Four new speakers, a Bluetooth-capable head unit, and a subwoofer have made Dusty’s crackling sound system into a blissfully loud bass factory, thanks to my stepdad’s wiring and jerry-rigging knowhow. He and my mom have also supplied me with my U.S. Army-bound younger brother’s leftover stack of MREs, an industrial-size jar of Jif, a homemade first aid kit, a pocket knife, and a Tag-Along cooler I remember from trips we took to the beach 20 years ago.

My older brother added me to his AAA Plus membership, giving me access to free fuel and delivery service, tows of up to 100 miles, and all sorts of other benefits, from up to $2,600 in reimbursement for legal fees accrued from motor vehicle violations to extensive discounts at hotels, restaurants, and even dry cleaners.

Twenty-three Chx von Bs and 10 Mr. Boneses, magnetized characters from the Chx World interactive street art project by Danbury-based sculptor Jim Felice, are wrapped carefully in paper towels inside a plastic lettuce container in my trunk. Chx, who is reminiscent of the Lego Guy, Mr. Bones, a small skull, and Ricardo, a cast cement face with an eternal smile, have already traveled as far as Russia, Spain, and South Africa, and Jim has asked me to also serve as Johnny AppleChx as I travel.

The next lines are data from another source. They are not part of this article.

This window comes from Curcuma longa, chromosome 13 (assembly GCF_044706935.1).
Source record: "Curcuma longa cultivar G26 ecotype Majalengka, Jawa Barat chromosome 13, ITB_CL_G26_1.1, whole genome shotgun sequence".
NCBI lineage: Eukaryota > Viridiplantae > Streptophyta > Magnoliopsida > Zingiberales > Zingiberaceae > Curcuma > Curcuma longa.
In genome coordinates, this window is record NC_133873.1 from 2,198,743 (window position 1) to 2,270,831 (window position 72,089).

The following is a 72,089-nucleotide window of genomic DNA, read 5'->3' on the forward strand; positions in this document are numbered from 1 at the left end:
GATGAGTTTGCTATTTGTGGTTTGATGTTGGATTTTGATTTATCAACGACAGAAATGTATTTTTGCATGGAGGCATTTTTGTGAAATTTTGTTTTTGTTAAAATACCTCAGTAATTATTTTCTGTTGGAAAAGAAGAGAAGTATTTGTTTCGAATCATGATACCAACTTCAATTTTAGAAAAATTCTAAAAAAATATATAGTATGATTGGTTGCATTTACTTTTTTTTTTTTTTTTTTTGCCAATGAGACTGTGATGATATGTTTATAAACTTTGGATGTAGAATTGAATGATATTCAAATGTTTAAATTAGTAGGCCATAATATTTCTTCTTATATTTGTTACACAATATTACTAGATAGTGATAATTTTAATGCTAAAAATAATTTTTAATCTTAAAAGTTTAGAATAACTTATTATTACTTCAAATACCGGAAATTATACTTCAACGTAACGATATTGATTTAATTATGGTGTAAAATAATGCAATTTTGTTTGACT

Other friends have equipped me with a solar-powered phone charger and shower, a windshield-mounted compass, an atlas, a tent, a typewriter, homemade chapstick, a headlamp, chocolate, a tire gauge, fuel injector cleaner, a gift certificate for an L.A. ice cream truck, hours of music, and heaps of recommendations on things to see and do, people to meet, and places to stay.

So this isn’t really a solo road trip at all. I’m leaving a lot behind, but I’m also taking a great deal with me. My car is brimming with clothes, blankets, food, and tools as much as it is with the presence and well wishes of people I am more than lucky to know.